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Divorce Jurisdiction and Venue in Tennessee

Where you file your action is important, and if you and your spouse are already separated then you may have some questions about where you can file your divorce.

In determining where to file, you may hear the terms “Jurisdiction” and “Venue.” Jurisdiction simply refers to the power of a court to act. To have that power, Courts must have (1) personal jurisdiction and (2) subject matter jurisdiction.

Personal jurisdiction is the authority of a court to make decisions regarding the person involved in the lawsuit. For a court to have personal jurisdiction, they must have “minimum contacts” with the state that the court is in. Minimum contacts can include having a child living in the state or owning real estate or a business.

Subject matter jurisdiction is whether the court has the authority to hear a particular type of legal issue. For example, the Fourth Circuit Court for Knox County has subject matter jurisdiction to resolve the legal questions involved with divorces. Circuit, Chancery and Juvenile Courts can all resolve the legal questions involved in adoptions. But Circuit and Chancery Court do not generally have jurisdiction to resolve questions involving abuse of children. Knowing where to file a lawsuit is a question your lawyer will need to resolve.

Venue refers to the actual court where the matter may be heard, such as which county. In Tennessee, your lawyer can file a divorce in any county where either the husband or wife resides. However, some people can argue that another court (or venue) may be more appropriate. Generally, the most important consideration for a court dealing with a venue contest is to determine where most of the relevant evidence is located.

If only one party currently lives in Tennessee, your lawyer must determine if Tennessee has personal jurisdiction over the person that lives out of state. Tennessee has a statute that determines when nonresidents are subject to the jurisdiction of Tennessee Courts. The Tennessee long arm statute codified at Tennessee Code Annotated Section 20-2-214 states:

“Persons who are nonresidents of this state and residents of this state who are outside the state and cannot be personally served with process within this state are subject to the jurisdiction of the courts of this state as to any action or claim for relief arising from: (1) The transaction of any business within this state… (3) The ownership or possession of any interest in property located within this state;… (5) Entering into a contract for services to be rendered or for materials to be furnished in this state;… (6) Any basis not inconsistent with the constitution of this state or of the United States; (7) Any action of divorce, annulment or separate maintenance where the parties lived in the marital relationship within this state, notwithstanding one party's subsequent departure from this state, as to all obligations arising for alimony, custody, child support or marital dissolution agreement, if the other party to the marital relationship continues to reside in this state.”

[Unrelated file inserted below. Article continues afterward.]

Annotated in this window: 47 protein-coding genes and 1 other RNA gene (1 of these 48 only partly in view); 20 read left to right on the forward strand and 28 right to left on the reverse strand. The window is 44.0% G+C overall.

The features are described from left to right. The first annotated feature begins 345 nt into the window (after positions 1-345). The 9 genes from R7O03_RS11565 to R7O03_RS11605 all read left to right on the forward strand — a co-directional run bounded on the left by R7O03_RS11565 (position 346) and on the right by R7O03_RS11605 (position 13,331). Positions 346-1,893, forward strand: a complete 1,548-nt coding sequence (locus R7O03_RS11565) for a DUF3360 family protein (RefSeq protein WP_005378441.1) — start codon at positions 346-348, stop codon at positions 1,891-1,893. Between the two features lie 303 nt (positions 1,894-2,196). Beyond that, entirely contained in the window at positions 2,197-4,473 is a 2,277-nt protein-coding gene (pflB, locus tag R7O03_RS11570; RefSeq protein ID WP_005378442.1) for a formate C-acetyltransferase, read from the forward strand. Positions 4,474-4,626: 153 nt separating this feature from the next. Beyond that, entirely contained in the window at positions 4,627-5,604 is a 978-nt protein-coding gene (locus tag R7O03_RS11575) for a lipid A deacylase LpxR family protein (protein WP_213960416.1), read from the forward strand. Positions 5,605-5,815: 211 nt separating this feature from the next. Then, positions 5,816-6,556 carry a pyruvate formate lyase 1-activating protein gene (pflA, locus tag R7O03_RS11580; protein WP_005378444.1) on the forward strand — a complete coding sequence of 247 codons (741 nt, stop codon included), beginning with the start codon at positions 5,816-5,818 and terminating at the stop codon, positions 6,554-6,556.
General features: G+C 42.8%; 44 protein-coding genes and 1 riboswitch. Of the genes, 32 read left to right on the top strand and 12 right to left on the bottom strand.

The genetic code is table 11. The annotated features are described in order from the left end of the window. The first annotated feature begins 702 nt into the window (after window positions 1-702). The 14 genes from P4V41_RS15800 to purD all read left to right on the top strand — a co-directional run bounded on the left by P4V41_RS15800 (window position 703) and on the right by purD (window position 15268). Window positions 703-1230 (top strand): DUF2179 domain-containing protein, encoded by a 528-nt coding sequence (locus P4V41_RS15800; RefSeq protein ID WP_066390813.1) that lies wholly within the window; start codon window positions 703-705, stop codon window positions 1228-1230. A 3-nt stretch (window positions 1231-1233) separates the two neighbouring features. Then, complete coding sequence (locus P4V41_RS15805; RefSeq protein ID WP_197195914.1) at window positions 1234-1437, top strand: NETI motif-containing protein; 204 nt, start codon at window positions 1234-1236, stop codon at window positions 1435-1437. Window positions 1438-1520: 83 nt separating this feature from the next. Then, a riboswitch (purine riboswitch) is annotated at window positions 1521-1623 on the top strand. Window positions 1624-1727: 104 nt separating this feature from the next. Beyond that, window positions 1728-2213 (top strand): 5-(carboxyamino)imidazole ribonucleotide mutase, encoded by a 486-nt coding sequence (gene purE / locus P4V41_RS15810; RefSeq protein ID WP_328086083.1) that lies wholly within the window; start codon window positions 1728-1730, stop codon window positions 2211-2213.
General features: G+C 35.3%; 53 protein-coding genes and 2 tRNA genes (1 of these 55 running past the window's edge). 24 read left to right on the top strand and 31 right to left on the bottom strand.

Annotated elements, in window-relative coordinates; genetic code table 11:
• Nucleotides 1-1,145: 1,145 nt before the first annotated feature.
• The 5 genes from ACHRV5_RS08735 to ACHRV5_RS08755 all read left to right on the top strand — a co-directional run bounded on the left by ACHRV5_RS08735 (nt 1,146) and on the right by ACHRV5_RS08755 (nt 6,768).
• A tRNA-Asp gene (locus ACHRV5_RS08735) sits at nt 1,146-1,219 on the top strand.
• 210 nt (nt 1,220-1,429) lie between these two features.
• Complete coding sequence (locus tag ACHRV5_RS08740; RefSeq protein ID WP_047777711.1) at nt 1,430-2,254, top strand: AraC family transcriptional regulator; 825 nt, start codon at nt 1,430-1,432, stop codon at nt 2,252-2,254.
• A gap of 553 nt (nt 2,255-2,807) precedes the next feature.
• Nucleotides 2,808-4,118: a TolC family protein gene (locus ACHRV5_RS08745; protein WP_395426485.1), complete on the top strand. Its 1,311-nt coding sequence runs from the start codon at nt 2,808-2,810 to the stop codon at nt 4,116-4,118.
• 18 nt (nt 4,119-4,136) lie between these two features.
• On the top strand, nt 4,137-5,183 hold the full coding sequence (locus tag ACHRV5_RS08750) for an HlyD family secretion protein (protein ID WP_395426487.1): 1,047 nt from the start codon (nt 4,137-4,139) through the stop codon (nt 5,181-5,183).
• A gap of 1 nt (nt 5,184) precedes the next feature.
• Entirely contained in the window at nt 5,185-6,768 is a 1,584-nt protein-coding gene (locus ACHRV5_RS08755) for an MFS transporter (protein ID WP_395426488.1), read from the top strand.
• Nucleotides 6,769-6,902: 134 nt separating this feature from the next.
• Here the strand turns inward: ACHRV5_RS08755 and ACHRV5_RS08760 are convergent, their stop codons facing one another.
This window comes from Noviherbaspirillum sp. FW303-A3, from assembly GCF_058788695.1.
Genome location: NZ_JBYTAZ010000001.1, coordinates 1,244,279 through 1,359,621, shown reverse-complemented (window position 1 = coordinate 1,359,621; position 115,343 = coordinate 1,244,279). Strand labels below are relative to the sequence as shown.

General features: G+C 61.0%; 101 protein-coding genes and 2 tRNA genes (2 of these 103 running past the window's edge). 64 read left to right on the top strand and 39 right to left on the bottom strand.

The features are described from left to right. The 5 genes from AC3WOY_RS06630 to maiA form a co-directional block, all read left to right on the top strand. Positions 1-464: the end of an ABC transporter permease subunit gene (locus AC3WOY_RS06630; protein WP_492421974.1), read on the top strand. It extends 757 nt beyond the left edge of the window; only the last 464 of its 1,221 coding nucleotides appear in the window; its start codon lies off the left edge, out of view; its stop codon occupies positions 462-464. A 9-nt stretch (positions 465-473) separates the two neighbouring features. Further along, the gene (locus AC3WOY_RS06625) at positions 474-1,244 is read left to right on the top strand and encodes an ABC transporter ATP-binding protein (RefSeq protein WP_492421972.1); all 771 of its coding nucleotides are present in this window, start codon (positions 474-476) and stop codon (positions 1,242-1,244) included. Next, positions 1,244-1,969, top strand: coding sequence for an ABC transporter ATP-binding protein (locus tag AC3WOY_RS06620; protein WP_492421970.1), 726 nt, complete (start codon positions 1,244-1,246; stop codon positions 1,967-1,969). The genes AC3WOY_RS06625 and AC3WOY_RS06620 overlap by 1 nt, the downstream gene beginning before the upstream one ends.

As noted in subsection (7), if the parties resided in Tennessee as a married couple and one party continues to reside in Tennessee, then Tennessee has jurisdiction and the divorce can be filed in Tennessee.

In order to file for a divorce in Tennessee, Tennessee Code Annotated Section 36-4-104 requires that at least one party has to live in Tennessee for at least six months prior to filing. For purposes of a divorce action, “residency” refers to the domicile of a party. “Domicile” is a legal term that means not only where you live, but where you intend to live permanently. For example, a student may live in a dorm in Tennessee, but s/he doesn’t intend to live there permanently, so the student is not “domiciled” in Tennessee. At court, your lawyer will need to present evidence including the party’s driver’s license, voter registration card, change of mail request, utility bills, or perhaps employment records, to establish that this person not only is in Tennessee but intends to live here long term.

Thus, if you and your spouse have lived in Tennessee for over six months, then you can file for divorce in Tennessee. If you and your spouse lived together in Tennessee as a married couple, and you have resided in and remain in Tennessee for over six months, you can file for divorce even if you spouse has relocated. If you live out of state, but your spouse has resided in Tennessee for over six months, you can file for divorce in the county where your spouse lives. However, if you live out of state and file in Tennessee where your spouse resides, then you will be submitting yourself to the personal jurisdiction of Tennessee courts.

For any questions regarding jurisdiction, it would be wise to consult with an attorney to make sure you understand your options and the impact of filing for divorce. Held Law Firm is here to help. Call us at (865) 637-6550 to set up a consultation.

This article was written and produced by Melanie Hogg.